חשיפה: תמונות לוחמי סיירת מטכ”ל שפורסמו בעזה, אך הצנזורה הצבאית אוסרת לפרסם אותן בישראל
— EHA News (@eha_news) November 22, 2018
UPDATE: Twitter, showing customary courage, deleted the tweet above, caving to Israeli pressure to censor this image of the IDF commandos whose failed raid nearly commenced a major war.
After the recent disastrous IDF raid in Gaza in which Sayeret Matkal Lt. Col. Mahmoud Kheirredine was killed along with an entire Hamas security unit (six men and a battalion commander) wiped out, a war nearly broke out between Israel and Hamas. The Palestinians launched hundreds of rockets in retaliation both for the Israeli raid and killing of the Hamas militants. A Palestinian laborer was killed in southern Israel by one of the missiles. Several Israelis, including one soldier, were severely wounded. Through intensive negotiation, Egypt persuaded both sides to stand down from a major conflict and calm was restored.
The Israeli military censor prohibited the media from publishing Kheireddine’s name or unit (though I did so here). Such suppression averted the prying eyes of journalists who might question the planning or execution of the aborted mission. Indeed, when the raid was covered at all, reporters commended the soldiers for retrieving Kheireddine’s body so it didn’t fall into Hamas’ hands and become fodder for a prisoner exchange. But no one, with the exception of Ronen Bergman, has questioned what went wrong, a fundamental and critical aspect of the role of media in a democratic society. In today’s Yediot, Bergman excoriates the censor and military-intelligence apparatus for believing it can conceal either the operation itself or its failure. He writes:
We must look into the eyes of this sad reailty [and admit] what happened in Gaza was a disaster, not just for Lt. Col. M. and his family, but also for the IDF. Any attempt to stop the distribution of the information Hamas is disseminating will not diminish the catastrophe. The horses fled the barn long ago and there’s no reason now to close the door.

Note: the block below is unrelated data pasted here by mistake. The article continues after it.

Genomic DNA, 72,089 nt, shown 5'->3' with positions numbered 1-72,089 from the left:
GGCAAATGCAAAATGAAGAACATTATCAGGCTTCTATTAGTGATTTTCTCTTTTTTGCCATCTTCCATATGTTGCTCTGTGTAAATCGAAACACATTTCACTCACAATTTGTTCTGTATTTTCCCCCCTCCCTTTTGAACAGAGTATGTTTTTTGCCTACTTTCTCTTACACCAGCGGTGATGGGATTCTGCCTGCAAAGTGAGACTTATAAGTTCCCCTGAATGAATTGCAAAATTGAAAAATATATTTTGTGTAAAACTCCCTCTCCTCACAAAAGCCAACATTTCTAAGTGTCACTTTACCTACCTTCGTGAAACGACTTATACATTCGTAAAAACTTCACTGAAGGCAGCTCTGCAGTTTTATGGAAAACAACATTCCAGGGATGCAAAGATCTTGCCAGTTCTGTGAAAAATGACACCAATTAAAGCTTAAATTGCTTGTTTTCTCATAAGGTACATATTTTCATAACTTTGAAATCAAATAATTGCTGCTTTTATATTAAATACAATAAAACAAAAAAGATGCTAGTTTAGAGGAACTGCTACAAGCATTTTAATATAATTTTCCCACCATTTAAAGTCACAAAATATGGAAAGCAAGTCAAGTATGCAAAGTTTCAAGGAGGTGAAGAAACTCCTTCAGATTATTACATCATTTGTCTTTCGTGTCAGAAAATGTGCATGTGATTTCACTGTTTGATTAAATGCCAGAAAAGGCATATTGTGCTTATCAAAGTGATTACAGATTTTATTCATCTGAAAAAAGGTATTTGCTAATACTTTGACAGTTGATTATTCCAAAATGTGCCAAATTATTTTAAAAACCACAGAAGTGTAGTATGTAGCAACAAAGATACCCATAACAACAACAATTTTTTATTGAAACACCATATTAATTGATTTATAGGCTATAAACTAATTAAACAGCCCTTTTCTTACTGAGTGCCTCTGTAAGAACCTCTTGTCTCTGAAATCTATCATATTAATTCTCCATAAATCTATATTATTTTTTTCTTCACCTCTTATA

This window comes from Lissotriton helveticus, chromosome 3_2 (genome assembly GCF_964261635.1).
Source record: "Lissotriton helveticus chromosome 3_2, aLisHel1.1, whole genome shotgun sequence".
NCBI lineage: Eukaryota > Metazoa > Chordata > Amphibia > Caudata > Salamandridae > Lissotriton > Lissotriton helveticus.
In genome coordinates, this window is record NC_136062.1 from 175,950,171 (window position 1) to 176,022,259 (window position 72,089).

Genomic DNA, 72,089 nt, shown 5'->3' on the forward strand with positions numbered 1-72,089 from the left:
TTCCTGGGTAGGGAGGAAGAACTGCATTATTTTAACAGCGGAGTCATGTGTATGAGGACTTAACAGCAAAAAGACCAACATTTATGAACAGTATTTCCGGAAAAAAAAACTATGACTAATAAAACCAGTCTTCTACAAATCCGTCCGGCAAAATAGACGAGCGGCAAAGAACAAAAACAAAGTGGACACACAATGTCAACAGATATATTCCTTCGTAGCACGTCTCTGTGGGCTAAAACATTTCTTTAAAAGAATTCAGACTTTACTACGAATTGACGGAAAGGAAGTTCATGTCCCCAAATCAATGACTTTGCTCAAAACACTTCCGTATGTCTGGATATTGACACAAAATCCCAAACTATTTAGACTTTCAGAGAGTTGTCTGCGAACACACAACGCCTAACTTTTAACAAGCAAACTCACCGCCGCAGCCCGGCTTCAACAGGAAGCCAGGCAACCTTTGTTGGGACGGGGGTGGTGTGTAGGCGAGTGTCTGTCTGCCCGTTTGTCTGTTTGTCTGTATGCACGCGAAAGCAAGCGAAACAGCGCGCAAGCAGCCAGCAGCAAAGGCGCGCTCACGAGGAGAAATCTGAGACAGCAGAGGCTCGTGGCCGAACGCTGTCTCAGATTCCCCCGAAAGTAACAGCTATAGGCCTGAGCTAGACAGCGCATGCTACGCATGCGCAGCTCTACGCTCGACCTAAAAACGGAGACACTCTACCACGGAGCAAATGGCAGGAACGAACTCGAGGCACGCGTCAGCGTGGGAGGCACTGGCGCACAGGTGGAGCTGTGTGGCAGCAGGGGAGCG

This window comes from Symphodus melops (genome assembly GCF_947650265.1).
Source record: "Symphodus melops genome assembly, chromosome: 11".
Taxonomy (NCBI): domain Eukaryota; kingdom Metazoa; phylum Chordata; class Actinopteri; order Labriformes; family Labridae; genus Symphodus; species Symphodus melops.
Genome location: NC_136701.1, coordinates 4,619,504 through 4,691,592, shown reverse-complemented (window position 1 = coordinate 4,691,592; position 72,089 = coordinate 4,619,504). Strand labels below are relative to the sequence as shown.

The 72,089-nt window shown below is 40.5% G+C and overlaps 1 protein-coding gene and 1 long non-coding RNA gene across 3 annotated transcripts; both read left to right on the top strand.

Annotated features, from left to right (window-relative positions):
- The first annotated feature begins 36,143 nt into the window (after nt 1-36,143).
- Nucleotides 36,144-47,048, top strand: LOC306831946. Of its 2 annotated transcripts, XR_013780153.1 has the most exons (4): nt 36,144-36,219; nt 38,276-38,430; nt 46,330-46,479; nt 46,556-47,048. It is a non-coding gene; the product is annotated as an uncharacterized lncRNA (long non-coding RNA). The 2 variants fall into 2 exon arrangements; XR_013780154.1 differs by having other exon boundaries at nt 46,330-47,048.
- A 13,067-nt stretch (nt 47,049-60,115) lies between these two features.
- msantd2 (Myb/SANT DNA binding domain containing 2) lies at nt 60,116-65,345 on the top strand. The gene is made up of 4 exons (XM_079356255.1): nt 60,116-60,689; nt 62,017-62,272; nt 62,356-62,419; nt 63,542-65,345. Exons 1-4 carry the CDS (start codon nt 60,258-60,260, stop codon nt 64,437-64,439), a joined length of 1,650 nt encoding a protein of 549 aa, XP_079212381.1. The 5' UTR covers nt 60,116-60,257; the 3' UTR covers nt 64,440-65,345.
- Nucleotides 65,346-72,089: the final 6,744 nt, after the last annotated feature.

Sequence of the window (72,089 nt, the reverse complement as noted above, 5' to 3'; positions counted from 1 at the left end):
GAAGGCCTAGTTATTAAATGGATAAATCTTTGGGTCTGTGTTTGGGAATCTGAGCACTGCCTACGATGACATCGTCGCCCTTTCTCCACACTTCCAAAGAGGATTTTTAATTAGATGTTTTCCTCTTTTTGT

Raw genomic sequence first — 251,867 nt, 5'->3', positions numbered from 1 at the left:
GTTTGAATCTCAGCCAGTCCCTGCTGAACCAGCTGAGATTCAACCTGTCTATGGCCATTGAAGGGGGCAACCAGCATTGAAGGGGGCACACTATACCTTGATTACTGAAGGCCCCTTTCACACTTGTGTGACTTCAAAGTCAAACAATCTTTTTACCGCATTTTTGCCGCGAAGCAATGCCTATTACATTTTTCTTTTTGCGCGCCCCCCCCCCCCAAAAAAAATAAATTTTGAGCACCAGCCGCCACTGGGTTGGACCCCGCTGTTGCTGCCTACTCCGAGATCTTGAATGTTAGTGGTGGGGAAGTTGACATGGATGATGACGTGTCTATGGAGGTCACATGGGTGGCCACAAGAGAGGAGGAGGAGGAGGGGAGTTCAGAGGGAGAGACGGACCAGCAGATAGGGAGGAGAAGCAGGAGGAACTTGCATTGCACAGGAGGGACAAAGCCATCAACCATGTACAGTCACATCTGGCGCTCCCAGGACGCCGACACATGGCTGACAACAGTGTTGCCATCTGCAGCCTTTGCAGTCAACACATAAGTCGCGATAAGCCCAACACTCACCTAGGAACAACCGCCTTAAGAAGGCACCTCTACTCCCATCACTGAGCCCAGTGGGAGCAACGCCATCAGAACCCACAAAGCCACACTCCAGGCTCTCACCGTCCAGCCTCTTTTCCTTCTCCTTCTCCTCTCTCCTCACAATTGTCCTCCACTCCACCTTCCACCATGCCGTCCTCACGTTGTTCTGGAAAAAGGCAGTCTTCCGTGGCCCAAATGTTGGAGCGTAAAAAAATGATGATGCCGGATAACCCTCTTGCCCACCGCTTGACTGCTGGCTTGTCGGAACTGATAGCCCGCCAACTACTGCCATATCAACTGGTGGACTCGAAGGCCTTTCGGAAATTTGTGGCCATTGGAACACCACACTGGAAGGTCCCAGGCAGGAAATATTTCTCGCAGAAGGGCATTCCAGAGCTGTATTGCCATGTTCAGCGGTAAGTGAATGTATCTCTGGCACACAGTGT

Hamas has now upped the ante by releasing the images of every IDF commando who participated in the raid. Apparently, they all had forged Palestinian identity cards which were somehow retrieved amongst the spy equipment and other gear abandoned by the Israelis as they rushed to escape from Palestinian forces as they closed in. Among the angles Israeli journalist should have explored but didn’t was…the impact that the capture of Unit 8200 SIGINT equipment would have on IDF operational capability not just in Gaza, but Lebanon and Iran too. Also, for a covert commando operation to abandon its own ID cards, thus permitting their exposure, seems another major fashla.
In comparing the low resolution image of Kheireddine featured in my original blog post to the identity photos here, I believe his image is in the middle vertical row toward the right with a beard and black shirt or jacket. But I have not confirmed this. Several of the IDF soldiers were dressed (quite convincingly) as women. Though I do wonder whether women in Gaza would use makeup for their identity cards photos. Hamas hopes to circulate the images among Israelis so that it may name the attackers and further embarrass the army.
A similar tactic was used by Dubai against the Mossad assassins who murdered Hamas weapons dealer, Mahmoud al Mabouh in 2010. Using various layers of surveillance and other intelligence data, the police published passport images of every member of the murder squad. They were also able to trace their path as they left the country and where they went. The passports also exposed an unsavory Mossad practice of cloning passports of actual dual citizens of Israel and various western countries. This resulted in the expulsion of the station chiefs in several important western European capitals. Though the spy agency succeeded in killing their target, they did so at very heavy cost in prestige. Not to mention that the élite assassination squad had 27 of its operatives exposed and rendered permanently out of action.
The IDF has responded with the military censor prohibiting Israeli media from publishing the images of the eight attackers and the vehicle they used to infiltrate Gaza. The censor holds an antiquated view of the world in which Israel may be walled off from the rest of humanity and insulated from any possible harm. In protest of this notion, I republish the tweet from Arab media which features these images. This enables Israeli readers to see what should be freely available to them in their own media, but isn’t.
I do this because I believe there must be limits placed on Israeli behavior. It may not act as if it has carte blanche anywhere in the region it wishes. It must come to understand that if it violates international norms through assassination or invasion, it will pay a price. That price may be exposure of its operatives or it may be a summons to the ICC in The Hague.